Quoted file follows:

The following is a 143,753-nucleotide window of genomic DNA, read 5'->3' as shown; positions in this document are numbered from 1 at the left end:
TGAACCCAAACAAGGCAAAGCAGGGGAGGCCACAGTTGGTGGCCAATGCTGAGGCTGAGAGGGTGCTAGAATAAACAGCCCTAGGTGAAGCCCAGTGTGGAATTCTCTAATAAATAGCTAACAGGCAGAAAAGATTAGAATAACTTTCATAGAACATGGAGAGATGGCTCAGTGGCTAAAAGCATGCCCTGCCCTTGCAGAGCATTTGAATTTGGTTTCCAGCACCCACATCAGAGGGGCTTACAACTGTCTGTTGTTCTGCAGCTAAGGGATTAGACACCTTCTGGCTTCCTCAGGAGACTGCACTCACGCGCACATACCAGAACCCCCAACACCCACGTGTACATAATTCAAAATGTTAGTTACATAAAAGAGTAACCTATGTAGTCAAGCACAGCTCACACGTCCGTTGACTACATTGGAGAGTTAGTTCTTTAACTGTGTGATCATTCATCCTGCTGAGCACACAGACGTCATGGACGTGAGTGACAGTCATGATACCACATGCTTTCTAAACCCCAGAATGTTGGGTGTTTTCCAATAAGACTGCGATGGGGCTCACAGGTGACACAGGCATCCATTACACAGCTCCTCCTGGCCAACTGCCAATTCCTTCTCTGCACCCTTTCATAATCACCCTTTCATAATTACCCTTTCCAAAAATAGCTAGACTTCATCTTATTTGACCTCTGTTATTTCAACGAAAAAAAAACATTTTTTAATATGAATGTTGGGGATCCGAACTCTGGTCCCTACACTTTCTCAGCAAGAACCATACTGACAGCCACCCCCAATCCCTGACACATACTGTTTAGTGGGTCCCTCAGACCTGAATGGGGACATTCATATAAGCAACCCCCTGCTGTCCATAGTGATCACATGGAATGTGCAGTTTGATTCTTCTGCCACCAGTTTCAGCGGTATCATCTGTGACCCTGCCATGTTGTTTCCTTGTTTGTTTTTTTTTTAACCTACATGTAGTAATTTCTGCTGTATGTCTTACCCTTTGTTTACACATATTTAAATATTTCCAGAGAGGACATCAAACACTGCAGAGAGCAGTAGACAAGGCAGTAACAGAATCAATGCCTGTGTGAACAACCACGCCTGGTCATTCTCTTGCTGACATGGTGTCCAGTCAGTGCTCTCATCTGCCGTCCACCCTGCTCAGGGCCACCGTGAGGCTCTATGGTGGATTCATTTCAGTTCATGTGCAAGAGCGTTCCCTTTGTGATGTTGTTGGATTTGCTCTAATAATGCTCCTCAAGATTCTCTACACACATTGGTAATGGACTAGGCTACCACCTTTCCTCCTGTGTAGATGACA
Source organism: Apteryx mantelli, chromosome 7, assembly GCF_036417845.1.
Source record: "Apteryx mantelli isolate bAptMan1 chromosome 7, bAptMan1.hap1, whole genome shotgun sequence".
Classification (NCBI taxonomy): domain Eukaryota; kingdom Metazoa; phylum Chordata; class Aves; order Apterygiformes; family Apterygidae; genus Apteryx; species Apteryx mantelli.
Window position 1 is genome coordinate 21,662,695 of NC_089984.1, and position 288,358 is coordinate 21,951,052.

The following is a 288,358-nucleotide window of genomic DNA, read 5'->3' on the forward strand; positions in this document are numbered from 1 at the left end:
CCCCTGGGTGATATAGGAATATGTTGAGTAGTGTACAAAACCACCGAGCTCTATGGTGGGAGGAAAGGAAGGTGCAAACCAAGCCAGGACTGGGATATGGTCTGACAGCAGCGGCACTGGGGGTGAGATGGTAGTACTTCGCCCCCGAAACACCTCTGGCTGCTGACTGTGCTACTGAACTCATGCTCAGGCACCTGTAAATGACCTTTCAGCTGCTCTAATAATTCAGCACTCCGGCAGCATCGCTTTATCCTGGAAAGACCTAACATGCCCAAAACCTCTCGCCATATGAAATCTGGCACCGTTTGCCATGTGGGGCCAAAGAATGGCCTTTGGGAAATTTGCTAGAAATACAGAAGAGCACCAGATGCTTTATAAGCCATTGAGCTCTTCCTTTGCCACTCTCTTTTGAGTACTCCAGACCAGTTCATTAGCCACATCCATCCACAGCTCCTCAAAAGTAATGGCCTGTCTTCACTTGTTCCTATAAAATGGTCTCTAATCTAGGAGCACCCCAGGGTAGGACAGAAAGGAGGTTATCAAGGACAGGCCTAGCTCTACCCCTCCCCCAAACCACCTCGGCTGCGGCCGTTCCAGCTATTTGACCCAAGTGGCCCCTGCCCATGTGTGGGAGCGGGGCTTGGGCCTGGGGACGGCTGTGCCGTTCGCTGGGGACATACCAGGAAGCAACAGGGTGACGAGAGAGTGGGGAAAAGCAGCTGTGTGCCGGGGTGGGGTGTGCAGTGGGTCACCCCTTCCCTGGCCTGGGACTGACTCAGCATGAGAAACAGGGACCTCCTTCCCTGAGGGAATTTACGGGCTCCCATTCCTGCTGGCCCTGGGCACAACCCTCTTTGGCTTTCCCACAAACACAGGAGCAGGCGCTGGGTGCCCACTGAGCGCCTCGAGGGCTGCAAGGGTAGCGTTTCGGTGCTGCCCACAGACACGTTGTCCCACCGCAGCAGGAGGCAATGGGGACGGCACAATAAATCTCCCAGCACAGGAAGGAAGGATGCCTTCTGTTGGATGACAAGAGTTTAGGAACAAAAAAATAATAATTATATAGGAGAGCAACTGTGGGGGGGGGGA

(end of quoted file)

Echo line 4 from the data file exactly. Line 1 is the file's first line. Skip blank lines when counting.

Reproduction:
Source record: "Apteryx mantelli isolate bAptMan1 chromosome 7, bAptMan1.hap1, whole genome shotgun sequence".